In this song and scandal story about a talented but restless family, the dramas are as enormous as the voices. American Idol winner Jordin Sparks is the quiet star, playing a singer-songwriter with a skill her mother won't call a gift because gifts bring bad omens. The shadow of Whitney Houston's stardom and crushing recent death hang heavy over this midrange movie that promises its female audience at least three good cries during its somewhat overlong run time. Producer and minister T.D. Jakes brings the church into Sparkle as a saving grace, but his tone here is less explicit, more embracing and more meaningful than in his preachy previous flick (Woman Thou Art Loosed, Not Easily Broken). For all its overwrought emotion and awkward plot mechanics, this one makes for a emotional time in the theater.
Whitney Houston plays a mother chewed up and spit out by the music industry, who now keeps a sharp Christian eye over her daughters. Two of her girls work for her in her successful dress shop while the eldest, Tammie (Carmen Ejogo), keeps a cool distance, working at a major department store after she returns home from a bad marriage. Emma (Houston) had Tammie when she was 16, and the grown-up and somewhat neglected daughter is less gifted than her songbird sisters, but far more wily. She's so removed from her family, her siblings call her "Sister" as if to remind her about their relationship. The girls are over 18, but sneak out to sing at clubs around Detroit where the glamor and promise of Motown is being slowly overshadowed by race riots and marches (all of which are only mentioned because this a mostly white-free Detroit).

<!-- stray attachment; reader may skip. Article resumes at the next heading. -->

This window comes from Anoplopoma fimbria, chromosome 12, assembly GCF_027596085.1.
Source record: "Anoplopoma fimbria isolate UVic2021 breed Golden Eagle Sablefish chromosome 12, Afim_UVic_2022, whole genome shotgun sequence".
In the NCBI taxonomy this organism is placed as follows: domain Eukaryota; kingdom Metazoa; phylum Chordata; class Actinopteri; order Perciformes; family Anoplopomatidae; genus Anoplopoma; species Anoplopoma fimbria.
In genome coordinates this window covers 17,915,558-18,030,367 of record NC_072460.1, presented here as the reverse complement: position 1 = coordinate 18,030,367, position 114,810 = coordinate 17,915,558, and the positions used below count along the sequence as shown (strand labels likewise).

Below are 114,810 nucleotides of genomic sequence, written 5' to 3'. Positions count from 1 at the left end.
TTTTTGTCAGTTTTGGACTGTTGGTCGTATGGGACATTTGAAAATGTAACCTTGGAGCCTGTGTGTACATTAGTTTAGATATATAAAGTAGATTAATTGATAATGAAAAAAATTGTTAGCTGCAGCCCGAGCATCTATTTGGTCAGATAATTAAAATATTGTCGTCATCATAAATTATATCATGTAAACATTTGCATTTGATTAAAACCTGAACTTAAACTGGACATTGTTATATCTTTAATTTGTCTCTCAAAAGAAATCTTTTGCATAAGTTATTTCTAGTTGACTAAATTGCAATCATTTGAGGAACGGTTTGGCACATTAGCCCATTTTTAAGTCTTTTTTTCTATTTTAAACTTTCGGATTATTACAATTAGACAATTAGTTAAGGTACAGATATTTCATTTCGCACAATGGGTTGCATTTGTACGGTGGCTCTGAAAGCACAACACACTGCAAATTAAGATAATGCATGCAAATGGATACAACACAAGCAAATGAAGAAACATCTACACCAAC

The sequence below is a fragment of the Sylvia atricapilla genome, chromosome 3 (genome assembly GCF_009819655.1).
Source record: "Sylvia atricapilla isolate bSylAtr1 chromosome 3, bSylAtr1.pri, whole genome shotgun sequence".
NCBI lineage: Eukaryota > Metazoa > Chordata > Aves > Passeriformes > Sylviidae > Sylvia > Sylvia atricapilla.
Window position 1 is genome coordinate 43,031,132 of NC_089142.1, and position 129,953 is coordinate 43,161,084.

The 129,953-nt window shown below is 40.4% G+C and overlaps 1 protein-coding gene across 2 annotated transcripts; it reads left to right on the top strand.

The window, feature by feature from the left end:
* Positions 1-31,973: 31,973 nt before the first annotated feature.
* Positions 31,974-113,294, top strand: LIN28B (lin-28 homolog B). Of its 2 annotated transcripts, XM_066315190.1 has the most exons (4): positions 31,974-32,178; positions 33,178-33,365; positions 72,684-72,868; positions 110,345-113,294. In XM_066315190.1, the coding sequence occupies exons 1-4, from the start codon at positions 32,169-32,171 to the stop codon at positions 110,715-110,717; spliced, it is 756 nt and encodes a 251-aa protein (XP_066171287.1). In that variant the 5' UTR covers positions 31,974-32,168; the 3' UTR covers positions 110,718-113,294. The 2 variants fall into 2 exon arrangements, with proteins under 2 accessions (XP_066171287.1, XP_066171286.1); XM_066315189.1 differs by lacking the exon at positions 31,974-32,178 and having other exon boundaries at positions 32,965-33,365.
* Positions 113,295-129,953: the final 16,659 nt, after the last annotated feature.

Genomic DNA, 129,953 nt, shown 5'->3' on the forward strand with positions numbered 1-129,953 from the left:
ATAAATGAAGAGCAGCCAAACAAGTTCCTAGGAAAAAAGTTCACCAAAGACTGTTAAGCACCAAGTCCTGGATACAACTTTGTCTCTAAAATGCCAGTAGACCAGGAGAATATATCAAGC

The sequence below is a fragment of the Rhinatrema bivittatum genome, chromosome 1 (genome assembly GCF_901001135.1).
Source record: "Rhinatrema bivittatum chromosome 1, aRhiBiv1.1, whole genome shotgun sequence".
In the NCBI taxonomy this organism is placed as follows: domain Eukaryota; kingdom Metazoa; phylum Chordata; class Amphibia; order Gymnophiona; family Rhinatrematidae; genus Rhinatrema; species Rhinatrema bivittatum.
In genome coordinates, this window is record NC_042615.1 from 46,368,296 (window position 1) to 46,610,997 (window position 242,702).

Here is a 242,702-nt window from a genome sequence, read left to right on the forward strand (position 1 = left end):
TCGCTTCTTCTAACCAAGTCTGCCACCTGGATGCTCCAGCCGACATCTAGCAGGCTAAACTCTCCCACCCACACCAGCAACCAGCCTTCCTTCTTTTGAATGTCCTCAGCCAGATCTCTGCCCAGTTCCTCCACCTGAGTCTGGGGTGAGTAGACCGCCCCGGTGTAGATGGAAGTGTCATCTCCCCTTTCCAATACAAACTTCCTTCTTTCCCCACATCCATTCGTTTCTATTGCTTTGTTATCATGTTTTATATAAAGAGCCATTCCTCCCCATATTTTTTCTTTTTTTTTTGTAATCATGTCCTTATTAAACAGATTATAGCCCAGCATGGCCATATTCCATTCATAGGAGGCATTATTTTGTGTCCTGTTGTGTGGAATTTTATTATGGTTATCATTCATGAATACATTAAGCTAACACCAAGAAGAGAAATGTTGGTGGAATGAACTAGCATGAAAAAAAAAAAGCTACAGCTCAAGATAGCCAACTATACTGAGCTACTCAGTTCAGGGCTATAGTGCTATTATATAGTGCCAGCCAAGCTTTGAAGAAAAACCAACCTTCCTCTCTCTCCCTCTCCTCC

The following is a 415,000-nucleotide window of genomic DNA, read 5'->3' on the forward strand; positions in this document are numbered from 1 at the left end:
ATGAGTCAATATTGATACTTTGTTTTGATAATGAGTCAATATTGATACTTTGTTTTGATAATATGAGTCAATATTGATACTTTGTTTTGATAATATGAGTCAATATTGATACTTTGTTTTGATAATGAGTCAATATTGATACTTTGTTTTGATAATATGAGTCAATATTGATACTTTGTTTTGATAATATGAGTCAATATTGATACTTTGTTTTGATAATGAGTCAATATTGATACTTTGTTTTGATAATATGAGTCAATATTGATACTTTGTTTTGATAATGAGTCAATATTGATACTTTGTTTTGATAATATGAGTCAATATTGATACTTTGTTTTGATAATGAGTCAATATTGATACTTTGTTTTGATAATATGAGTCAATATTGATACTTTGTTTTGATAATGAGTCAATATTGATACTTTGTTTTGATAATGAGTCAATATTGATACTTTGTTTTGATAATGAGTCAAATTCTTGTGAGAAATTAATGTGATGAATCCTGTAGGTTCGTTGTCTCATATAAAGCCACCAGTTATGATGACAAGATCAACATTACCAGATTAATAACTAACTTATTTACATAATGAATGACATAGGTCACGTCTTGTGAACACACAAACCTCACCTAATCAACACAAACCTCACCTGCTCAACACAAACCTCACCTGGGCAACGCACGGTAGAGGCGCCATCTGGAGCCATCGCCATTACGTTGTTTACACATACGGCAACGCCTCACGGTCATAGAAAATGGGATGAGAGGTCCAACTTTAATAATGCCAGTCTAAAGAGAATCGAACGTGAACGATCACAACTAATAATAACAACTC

One day, Tammie sings a song written by her younger sister Sparkle (Sparks), which earns the girls the admiration of Stix (Derek Luke), who hunts them down at church and helps them form a business-savvy group called "Sister and her Sisters." They follow the prominent Motown model, but mix it up with smaller outfits and more vocal heft. Their ascent is a fleet montage that culminates with Tammie finding prosperity and abuse at the hands of a reprehensible comic and the girls struggling to pick up the family pieces, and builds to a somewhat improbable showcase in which Houston speaks support and Sparks sings her heart out. While this remake of Joel Schumacher's 1976 script is more graphic in its portrayal of drug abuse and domestic violence, its clichés are healthfully intact with a tried-and-true arc about how stardom is soul-crushing. And though the acting is thing, the singing is worth soaking up.
Still it's chilling when Houston hollers, "Was my life not enough of a cautionary tale for you?" because you know at both the end of the film and in reality, Whitney must pass the torch to the next generation. Near the end of the film Houston has a church solo, singing "His Eye is On the Sparrow," and in the midst of a performance as spirited as it is scratched by hard living, she croons, "I sing because I'm free," at which point Sparkle feels prescient and pre-ordained. Make no mistake, for all the fans lured in by Houston's last screen performance and women lured in by a career story about female bonds, Sparkle exists as an artifact and beacon, a memorial to and about Whitney Houston.
Distributor: TriStar Pictures
Cast: Jordin Sparks, Whitney Houston, Carmen Ejogo, Derek Luke, Mike Epps, Omari Hardwick, Cee-Lo
Director: Salim Akil
Screenwriter: Mara Brock Akil
Producers: Debra Martin Chase, T.D. Jakes, Curtis Wallace
Rating: PG-13 for mature thematic content involving domestic abuse and drug material, and for some violence, language and smoking.
Running time: 116 min.
Release date: August 17, 2012
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